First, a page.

Michael Kadoorie looks to future with an eye on past

Tradition is a key word for Michael Kadoorie, whose family name is woven into Hong Kong's fabric

PUBLISHED : Monday, 30 December, 2013, 1:35am
UPDATED : Monday, 30 December, 2013, 4:44am

Stepping into Michael Kadoorie's office on the 24th floor of the St George's Building in Central is like going back in time.

Little has changed in the past 60 years. Guests are greeted by a collection of jade antiques with a matching thick green carpet and wood-panelled walls.

Just don't ask the patriarch of the century-old family business that includes the Peninsula Hotels Group and CLP Power, why he hasn't updated the décor.

"Why? For what reasons? Don't you like it?" he asks. "It's perfectly good."

You might as well have asked him to refit his beloved - and extremely rare - 1933 Fiat 508S Balilla sports car with a new shell.

Not that Kadoorie, 72, is entirely rooted in the past. CLP's 73-year-old former headquarters in Argyle Street, Mong Kok, went under the wrecking ball last year for redevelopment into luxury residential towers, though the old clock tower was retained as a historical monument.

For more than a century, the Kadoorie family has been part of the fabric of Hong Kong.

Much of its heritage originated from the iconic Peninsula Hotel in Salisbury Road, that was labelled a "white elephant" when it opened in 1928 and was then the only building on a barren Kowloon waterfront.

Hidden stories of the family came to light earlier this month in a documentary film Kadoorie commissioned.

It weaves together black and white film footage dating back to the 1900s with modern images of Peninsula hotels in Europe, the US, Shanghai and Southeast Asia.

The documentary chronicles the family's history through wars and economic ups and downs across four generations - Michael, his grandfather Elly, his father Lawrence and his daughter Natalie, 28.

Kadoorie proclaimed that whoever wants to know about the past, present and future of the family or the Peninsula hotel "will not be disappointed".

The 45-minute film, translated into Cantonese, Putonghua and Japanese, took two years to produce and involved sifting through the family's archives and revisiting old family friends.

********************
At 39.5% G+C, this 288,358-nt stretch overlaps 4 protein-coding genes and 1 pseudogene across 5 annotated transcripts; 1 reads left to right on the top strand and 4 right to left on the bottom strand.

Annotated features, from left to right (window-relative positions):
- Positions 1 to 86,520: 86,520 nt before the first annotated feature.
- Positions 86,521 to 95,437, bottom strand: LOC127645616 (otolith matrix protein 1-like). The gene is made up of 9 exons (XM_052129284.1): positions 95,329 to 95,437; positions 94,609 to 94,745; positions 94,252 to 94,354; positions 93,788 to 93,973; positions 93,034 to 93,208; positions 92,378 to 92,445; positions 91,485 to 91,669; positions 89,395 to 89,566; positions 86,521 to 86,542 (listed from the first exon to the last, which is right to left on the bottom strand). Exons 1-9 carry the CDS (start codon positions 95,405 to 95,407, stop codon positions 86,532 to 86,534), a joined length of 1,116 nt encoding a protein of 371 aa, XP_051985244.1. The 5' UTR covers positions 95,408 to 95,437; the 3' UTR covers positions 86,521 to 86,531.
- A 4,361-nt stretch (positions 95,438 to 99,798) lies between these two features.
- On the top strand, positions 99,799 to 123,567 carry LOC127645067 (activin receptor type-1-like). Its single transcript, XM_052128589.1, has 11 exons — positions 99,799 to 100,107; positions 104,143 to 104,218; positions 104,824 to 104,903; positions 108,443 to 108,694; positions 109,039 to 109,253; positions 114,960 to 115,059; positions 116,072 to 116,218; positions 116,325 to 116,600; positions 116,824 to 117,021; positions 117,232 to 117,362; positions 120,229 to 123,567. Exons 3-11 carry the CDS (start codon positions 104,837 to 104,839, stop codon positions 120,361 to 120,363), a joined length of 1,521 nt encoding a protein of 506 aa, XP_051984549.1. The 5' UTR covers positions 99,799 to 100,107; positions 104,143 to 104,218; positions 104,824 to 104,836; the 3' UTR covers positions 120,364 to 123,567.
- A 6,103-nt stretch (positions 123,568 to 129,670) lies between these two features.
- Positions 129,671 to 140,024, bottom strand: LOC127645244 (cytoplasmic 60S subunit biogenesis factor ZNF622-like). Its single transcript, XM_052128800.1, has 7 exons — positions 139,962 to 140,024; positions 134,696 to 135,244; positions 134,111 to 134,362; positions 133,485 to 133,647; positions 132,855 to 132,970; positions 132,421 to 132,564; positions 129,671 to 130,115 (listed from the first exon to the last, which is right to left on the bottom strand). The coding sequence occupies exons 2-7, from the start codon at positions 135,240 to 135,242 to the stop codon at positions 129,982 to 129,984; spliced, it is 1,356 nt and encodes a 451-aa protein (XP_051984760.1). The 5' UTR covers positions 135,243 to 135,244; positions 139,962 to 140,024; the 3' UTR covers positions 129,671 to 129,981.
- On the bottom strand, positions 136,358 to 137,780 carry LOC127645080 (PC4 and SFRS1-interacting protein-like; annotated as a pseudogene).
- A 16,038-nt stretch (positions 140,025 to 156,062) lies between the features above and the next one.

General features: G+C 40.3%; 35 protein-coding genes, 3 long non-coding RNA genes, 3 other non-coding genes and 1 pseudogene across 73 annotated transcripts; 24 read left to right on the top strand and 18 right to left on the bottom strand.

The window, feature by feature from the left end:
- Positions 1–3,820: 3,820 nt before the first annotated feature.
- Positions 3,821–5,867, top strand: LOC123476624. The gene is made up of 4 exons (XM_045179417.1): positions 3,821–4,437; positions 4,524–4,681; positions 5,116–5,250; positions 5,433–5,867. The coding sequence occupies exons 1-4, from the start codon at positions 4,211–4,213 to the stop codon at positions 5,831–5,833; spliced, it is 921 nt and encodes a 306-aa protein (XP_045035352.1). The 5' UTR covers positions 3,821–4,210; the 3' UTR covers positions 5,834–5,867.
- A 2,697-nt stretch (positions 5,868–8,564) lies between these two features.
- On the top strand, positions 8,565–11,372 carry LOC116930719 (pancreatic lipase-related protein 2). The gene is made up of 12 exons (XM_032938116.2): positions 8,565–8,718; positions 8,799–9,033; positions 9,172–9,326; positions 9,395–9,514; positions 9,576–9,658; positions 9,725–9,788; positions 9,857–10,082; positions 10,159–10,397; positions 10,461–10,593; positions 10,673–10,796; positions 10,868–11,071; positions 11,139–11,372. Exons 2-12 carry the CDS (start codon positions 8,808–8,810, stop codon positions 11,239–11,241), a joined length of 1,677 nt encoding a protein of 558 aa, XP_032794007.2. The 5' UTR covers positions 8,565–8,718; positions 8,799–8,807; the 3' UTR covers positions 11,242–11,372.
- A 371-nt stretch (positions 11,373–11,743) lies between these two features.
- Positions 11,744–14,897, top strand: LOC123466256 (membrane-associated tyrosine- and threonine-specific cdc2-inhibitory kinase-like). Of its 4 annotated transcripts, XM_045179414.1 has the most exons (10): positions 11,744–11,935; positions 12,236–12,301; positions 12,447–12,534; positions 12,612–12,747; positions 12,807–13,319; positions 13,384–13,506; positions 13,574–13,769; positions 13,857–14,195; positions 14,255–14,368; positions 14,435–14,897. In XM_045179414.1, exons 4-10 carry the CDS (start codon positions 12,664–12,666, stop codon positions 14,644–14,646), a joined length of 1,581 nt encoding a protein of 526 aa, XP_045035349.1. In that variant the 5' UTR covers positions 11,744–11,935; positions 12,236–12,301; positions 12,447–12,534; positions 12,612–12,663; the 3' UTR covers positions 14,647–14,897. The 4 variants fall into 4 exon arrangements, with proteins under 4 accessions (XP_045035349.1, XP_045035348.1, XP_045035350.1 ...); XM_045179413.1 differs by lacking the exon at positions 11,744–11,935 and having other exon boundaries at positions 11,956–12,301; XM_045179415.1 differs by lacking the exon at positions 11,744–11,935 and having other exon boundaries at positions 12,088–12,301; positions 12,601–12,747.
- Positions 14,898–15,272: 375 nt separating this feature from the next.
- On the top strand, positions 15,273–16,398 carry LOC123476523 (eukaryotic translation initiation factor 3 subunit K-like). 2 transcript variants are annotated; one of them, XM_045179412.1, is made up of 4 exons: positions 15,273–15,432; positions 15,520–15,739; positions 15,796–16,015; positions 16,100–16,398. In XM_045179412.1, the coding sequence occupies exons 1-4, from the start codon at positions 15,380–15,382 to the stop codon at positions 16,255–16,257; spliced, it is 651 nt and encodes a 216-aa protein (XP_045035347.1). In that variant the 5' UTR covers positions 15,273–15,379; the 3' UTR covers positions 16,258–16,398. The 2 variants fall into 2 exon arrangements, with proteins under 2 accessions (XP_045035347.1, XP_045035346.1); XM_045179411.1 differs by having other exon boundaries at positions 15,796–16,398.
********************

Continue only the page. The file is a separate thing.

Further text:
The production was directed by a long-time friend of Kadoorie's, Elaine Forsgate Marden.

Starting in February, it will screen on the in-house entertainment channels in all the Peninsula group's hotels.

"Tradition means taking account of a wonderful history, but remembering that everybody today looks to the future," Kadoorie says in the film.

"But never forget the future is built on the past, and we have a great legacy there."

It was in the 1880s when Jewish-Iraqi Elly Kadoorie left his hometown of Baghdad for India, then moved to Hong Kong before settling down in Shanghai.

The Sino-Japanese war and second world war dealt a severe blow to the family's interests in Shanghai and led to Michael's late father, Lawrence, and his late uncle Horace to migrate to Hong Kong and rebuild the business in the 1940s.

The Peninsula Hong Kong hotel is currently worth HK$11.27 billion - enough to buy the most expensive home on The Peak 15 times over. And it is now the crown jewel in a portfolio of nine hotels in cities including Beijing, Shanghai, London, New York and Tokyo, with a new hotel due to open in Paris next August.

Before his death in 1993, Lawrence Kadoorie recalled that the opening of the Peninsula Hong Kong took place on "an extremely hot day". "[It] was laughed at as a white elephant on the Kowloon side, and nobody would ever live there," he says in the documentary. "Kowloon did not have much prestige."

But attitudes began to change in 1931 when one of the city's wealthiest men, the late Robert Hotung, celebrated his golden wedding anniversary at the hotel.

Hotung, an agent of Jardine Matheson, hosted the party and it became the talk of the town.

Earlier this month, the Peninsula put the final touches to a HK$450 million refurbishment of 300 guest rooms in time for its 85th anniversary on December 11. This followed another milestone four years ago with the opening of the Peninsula hotel in Shanghai. The expansion filled the hole left when Kadoorie's predecessors fled Shanghai and restored the family's broken link in the Far East.

"The transformation of Shanghai is extraordinary if one considers this has taken place over the past 60 years," Kadoorie says in the film. "I believe my grandfather would be amazed."

He adds: "Shanghai has always been part of the family's history, it's always been part of the [Peninsula] hotel's history."